This paper was prepared for the Student Activities Section of the 1992 SAE Aerospace Atlantic Conference.
The craft of engineering embodies skills and processes that can be invoked to solve problems. Exposure to real problems and the lessons learned in facing real challenges are often as much a part of engineering education as formal classes. This paper describes the experience of a team of young engineering students from Cedarville College participating in the SAE Aero Design Competition.
The Cedarville entry is a high wing tail dragging monoplane. It uses a narrow composite tube to connect the cargo box and stabilizer section. The swept back horizontal stabilizer is 19% of the wing area and the vertical is substantially oversize to provide an extra stability margin. An unusual airfoil is used to achieve high lift under low speed conditions. The wing span is 342.9 cm (135 inches), the aspect ratio 20, the wing area .558 sq meters (865 sq inches), the aircraft weight approximately 3.6 Kg (8 pounds) and the resultant estimated payload capability 10.34 Kg (23 pounds).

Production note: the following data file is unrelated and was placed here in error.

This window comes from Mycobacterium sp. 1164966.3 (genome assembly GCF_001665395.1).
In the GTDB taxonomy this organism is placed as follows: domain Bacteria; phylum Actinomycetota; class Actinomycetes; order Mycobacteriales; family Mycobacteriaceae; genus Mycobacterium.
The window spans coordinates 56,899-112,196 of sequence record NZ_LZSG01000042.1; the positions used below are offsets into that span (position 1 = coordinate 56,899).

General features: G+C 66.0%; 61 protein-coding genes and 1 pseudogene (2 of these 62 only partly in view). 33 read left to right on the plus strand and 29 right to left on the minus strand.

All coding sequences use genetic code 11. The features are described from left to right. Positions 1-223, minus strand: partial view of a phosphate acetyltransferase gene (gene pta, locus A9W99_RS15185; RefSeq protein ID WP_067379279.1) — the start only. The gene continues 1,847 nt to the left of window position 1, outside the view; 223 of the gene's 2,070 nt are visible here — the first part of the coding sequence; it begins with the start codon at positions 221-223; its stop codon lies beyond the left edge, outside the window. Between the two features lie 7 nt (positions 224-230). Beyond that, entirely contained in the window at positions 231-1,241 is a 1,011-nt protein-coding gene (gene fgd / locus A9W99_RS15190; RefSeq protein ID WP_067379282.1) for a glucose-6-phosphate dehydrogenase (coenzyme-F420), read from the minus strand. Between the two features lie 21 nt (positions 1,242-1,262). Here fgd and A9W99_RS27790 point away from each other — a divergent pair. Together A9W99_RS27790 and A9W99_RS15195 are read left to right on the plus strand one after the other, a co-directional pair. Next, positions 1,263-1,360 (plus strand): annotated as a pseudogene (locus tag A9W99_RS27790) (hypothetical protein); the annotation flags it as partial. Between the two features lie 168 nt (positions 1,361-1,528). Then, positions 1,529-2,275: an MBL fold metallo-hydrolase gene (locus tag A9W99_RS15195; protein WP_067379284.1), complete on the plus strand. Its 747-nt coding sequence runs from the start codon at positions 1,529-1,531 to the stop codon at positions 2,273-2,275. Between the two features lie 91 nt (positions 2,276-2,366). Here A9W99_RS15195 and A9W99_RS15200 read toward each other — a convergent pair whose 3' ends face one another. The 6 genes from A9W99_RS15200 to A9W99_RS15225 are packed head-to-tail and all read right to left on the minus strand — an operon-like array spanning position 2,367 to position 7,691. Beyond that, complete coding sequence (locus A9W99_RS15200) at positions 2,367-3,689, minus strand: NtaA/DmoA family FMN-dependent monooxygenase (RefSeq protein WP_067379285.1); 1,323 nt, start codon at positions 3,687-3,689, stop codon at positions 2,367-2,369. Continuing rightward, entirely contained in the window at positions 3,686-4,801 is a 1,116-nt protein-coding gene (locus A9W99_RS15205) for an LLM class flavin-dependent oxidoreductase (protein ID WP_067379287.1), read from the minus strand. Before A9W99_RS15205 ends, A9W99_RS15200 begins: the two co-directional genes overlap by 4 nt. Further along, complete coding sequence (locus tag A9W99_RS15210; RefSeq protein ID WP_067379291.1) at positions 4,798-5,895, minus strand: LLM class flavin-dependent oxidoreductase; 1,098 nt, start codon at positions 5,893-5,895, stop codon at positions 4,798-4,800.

The experience of this group validated many of the premises that motivate SAE to sponsor a number of design competitions. A real appreciation was gained for the design process, teamwork, deadlines, material procurement, the path from concept to fabrication, and the importance of attention to detail.